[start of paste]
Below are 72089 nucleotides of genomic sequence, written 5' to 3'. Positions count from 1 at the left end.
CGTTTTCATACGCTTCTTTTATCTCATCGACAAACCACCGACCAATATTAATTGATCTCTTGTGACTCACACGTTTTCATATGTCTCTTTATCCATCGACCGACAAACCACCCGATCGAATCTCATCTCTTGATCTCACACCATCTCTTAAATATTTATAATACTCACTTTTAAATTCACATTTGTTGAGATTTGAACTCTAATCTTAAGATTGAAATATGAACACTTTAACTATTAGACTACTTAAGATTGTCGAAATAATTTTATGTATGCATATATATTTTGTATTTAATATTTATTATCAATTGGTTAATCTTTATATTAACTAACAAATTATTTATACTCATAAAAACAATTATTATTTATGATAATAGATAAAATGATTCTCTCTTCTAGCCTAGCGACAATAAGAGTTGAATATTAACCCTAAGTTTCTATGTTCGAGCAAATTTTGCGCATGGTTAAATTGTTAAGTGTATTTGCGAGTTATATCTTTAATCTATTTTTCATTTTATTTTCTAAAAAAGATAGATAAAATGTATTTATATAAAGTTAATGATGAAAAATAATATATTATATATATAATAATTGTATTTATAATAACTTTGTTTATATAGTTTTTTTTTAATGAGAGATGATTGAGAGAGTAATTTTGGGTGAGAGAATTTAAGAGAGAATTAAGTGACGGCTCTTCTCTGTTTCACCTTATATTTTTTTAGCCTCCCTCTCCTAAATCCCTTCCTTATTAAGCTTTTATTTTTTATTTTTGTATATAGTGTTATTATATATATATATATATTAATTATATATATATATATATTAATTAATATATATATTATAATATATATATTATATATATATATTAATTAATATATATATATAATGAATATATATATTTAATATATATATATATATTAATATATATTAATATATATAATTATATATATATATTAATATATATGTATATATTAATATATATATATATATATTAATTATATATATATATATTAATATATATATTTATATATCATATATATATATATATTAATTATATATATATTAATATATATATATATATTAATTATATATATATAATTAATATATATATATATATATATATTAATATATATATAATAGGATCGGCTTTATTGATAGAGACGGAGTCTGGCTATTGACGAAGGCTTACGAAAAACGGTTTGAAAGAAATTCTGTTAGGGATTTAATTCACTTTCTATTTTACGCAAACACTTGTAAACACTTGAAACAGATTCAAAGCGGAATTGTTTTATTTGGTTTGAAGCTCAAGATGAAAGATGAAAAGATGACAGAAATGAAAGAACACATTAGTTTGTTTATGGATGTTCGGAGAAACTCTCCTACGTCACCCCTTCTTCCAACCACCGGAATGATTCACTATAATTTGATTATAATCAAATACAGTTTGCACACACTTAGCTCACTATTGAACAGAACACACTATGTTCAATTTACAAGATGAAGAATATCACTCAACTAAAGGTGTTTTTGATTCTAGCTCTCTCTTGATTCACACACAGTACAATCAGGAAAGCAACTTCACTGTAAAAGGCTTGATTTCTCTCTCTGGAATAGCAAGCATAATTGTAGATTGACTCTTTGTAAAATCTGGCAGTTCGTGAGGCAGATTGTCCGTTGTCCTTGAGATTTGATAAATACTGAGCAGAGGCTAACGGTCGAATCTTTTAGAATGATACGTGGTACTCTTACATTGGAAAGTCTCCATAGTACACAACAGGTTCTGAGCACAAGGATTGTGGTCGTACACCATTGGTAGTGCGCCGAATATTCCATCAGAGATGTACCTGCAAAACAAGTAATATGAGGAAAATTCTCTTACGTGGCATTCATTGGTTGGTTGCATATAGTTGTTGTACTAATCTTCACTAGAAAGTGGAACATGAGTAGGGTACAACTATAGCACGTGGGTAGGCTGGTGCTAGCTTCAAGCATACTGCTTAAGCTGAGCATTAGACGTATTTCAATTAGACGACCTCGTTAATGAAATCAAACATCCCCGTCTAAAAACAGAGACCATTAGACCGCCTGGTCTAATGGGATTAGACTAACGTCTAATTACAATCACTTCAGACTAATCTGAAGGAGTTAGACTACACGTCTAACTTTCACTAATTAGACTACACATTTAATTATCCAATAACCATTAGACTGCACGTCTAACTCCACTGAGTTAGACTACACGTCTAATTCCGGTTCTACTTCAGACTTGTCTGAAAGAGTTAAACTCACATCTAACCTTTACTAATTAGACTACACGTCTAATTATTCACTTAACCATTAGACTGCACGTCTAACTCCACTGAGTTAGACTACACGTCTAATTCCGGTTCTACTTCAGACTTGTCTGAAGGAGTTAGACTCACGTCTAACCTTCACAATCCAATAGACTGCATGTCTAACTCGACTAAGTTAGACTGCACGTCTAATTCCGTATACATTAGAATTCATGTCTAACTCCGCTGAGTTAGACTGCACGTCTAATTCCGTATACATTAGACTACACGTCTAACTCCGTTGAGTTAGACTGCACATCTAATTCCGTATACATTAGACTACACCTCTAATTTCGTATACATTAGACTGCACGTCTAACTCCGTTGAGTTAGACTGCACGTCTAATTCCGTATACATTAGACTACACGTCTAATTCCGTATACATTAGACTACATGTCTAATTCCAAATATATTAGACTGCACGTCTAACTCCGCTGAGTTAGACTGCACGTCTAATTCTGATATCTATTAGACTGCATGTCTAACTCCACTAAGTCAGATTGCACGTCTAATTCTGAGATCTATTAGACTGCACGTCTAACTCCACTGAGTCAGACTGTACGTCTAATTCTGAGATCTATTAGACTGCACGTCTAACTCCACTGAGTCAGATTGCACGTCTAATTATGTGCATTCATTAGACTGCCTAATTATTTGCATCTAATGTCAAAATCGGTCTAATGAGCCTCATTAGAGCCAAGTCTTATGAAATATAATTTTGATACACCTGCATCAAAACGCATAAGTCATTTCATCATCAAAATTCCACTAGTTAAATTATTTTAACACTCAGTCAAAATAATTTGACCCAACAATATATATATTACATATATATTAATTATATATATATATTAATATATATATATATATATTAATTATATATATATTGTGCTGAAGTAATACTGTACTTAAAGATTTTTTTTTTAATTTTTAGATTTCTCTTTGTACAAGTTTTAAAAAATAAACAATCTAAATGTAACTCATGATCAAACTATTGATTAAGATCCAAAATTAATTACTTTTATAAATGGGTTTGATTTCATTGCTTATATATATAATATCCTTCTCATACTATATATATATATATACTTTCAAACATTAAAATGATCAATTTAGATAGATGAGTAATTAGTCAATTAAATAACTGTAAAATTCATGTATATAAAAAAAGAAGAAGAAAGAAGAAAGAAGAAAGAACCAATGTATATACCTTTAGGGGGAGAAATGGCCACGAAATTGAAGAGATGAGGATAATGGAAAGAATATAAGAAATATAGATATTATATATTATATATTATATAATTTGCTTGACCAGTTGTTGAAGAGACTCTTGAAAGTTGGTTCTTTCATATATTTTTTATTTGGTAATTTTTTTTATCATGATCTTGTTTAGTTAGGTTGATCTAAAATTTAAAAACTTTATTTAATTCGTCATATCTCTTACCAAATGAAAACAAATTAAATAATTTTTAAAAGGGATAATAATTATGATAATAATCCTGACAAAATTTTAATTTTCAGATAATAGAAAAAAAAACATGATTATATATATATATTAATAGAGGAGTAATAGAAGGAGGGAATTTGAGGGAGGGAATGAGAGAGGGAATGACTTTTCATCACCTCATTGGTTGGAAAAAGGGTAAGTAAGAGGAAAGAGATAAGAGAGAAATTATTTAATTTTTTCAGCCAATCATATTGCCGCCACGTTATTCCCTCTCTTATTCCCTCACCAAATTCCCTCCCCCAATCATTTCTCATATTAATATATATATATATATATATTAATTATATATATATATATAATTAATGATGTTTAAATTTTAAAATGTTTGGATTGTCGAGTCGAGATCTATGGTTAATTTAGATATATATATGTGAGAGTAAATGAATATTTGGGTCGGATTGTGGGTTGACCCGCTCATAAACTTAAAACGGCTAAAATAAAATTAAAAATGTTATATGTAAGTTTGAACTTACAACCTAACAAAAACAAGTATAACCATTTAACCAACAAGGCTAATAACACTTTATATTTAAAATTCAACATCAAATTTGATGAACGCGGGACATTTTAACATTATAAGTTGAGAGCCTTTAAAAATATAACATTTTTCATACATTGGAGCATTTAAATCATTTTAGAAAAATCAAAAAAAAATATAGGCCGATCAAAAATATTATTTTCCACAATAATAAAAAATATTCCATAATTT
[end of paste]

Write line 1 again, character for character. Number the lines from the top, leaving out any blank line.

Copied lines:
Below are 72089 nucleotides of genomic sequence, written 5' to 3'. Positions count from 1 at the left end.